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Legal Guide For First Time Offenders in Florida

CuffedBackAngle-S-150x150As the name implies, a first offender is a person who is convicted of a crime for the first time. Both adults and juveniles can be first time offenders. Punishment always depends on the type of crime committed. Sentencing guidelines are often more lenient for people who committed crimes for the first time. Hiring a Criminal Defense Attorney with years of experience can make the difference as to whether you will have a criminal record or not. So, in Palm Beach County, Martin County, Okeechobee County, St. Lucie County and all of South Florida, if you have been arrested and are a first time offender get legal advice from Criminal Defense Lawyer Andrew D. Stine and help position yourself for a clean record.
To meet the condition of a 1st time offender, a person needs to prove he or she has no other exposure to crimes in their life time. Driving infractions do not count as a criminal record, but some vehicle infractions are criminal traffic like, Driving Under Suspension and Reckless Driving so when meeting with Criminal Defense Attorney Andrew D Stine he will ask pointed questions of those first time offenders to assure they have no criminal traffic in their background. Remember to that those who have been arrested, or tried and later released or acquitted of crimes are not considered 1st time offenders under the law. I know it seems unfair, but the exposure to the criminal system is what State Attorney’s look at.
The underlining idea behind the concept of the 1st time offender is that a person is not in habit of committing a crime and is fully aware of legal ramifications of committing a crime in the first place. Many first time offenders are convicted of relatively minor offenses, such as shoplifting or driving under the influence. It is often in the interest of the court and the state to ensure that the criminal lifestyle does not become a habit for a first offender, rather than ensuring they are punished to the maximum limit of the law.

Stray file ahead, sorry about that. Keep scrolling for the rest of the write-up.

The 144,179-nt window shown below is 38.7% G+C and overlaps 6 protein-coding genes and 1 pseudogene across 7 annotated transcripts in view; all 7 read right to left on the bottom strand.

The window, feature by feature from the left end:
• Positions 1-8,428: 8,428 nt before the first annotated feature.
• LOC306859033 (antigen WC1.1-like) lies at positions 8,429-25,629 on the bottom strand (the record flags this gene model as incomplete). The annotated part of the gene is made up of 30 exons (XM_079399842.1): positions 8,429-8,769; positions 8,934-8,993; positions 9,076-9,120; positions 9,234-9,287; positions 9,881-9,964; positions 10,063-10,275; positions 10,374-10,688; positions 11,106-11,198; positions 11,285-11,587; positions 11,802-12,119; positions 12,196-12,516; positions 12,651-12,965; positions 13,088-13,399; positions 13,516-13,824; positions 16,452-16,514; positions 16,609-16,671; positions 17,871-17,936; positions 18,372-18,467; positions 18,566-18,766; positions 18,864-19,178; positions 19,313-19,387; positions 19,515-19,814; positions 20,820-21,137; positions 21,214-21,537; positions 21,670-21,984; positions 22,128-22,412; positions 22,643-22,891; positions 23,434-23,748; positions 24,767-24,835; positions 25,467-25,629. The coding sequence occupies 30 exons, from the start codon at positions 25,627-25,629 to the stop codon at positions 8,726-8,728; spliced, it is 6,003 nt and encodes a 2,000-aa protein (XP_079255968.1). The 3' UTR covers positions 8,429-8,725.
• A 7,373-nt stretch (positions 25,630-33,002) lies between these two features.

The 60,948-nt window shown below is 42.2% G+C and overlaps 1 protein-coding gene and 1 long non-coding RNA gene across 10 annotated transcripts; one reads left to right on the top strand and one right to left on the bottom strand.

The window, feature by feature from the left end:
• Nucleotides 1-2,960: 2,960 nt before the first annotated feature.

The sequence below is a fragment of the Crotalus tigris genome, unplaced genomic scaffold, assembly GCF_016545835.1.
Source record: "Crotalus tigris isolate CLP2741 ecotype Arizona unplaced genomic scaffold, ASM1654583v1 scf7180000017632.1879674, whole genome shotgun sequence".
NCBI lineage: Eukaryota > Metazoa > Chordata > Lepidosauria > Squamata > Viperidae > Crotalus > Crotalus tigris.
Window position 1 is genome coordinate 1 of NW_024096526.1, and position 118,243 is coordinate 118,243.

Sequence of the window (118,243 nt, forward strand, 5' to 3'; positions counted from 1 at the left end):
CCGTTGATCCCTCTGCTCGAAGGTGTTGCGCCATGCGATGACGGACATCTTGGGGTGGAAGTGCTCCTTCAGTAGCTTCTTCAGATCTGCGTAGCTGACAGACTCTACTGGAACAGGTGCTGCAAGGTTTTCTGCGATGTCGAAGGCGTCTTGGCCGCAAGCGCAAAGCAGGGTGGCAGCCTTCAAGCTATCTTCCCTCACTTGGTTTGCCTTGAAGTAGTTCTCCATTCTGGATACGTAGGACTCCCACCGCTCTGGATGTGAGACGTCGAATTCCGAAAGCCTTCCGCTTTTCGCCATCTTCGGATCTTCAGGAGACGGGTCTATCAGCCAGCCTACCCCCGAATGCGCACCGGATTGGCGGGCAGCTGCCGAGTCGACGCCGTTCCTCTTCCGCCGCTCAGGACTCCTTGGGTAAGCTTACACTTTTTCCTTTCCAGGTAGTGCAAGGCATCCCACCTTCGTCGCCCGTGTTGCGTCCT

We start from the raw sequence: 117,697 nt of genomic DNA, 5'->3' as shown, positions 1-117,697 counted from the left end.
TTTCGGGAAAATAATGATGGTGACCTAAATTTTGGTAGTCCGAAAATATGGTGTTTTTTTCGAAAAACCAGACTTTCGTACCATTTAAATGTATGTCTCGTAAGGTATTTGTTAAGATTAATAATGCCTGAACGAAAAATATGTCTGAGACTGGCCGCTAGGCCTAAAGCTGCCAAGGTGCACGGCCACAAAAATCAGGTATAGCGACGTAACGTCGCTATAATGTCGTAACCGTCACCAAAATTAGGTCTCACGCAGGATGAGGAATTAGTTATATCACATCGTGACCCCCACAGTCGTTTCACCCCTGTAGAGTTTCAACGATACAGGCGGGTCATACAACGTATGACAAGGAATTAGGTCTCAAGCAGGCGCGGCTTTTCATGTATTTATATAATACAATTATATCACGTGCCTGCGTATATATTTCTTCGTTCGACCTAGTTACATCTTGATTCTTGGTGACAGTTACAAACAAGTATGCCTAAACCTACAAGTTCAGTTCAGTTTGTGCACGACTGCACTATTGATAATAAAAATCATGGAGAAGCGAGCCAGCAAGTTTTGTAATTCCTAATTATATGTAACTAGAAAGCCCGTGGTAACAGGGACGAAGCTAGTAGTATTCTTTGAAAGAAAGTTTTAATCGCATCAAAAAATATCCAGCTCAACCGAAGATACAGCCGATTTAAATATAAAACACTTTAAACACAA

The Distinction Between Violent and Non-Violent Crimes
A crime is considered non-violent when it does not cause physical harm against another person.
Examples of common non-violent offenses include but not limited to the following:
• Most property crimes, such as theft, embezzlement, and receipt of stolen goods,
• Fraud, tax crimes, other forms of white collar crime
• Drug and alcohol-related crimes
• Prostitution
• Racketeering and gambling
• Bribery
• Animal Abuse

Violent crimes are often times called “offenses against the person”. A violent crime is a crime in which the offender uses or threatens to use violent force upon the victim. Examples of common violent offenses are:
• Assault and battery
• Homicides, including 1st or 2nd degree murder and manslaughter
• Domestic violence
• Robbery (theft involving force)
• Burglary
• Sexual assault and abuse crimes
Non-violent first offenders may sometimes be able to have their crimes expunged if they pursue an active program of lawful behavior. In 2009, the US House of Representatives began studies on the Second Chance Act, which would permit records to be expunged for first time offenders who complete substance abuse programs, receive a high school diploma, and perform a year of community service. Removing the stigma of a conviction is needed to help former convicts break ties with their past and pursue a lawful future.
Most first time offenders commit crimes that are nonviolent or drug related. Some of the most common first offenses in Florida include:
• Possession of a Controlled Substance
• Possession of Drug Paraphernalia
• Possession with Intent to Sell
• Minor in Possession of Alcohol
• Driving Under the Influence of Alcohol or Drugs
• Reckless Driving
• Criminal Mischief
• Trespassing
• Petit Theft
Most times a first offender is eligible for lenient or diversionary treatment if the crime committed is non-violent. Criminal Defense Lawyer Andrew D. Stine has placed thousands of defendant’s on his program called “road map to success.” While following Attorney Stine’s roadmap to success, the client performs tasks and schools to assist in getting his or her case/criminal charges dismissed. Whether the arrest happened in Palm Beach County or Okeechobee County the proactive style Attorney Stine commands and his fearless nature of jury trials has led to hundreds of his clients cases being Dismissed or Nolle Prosses.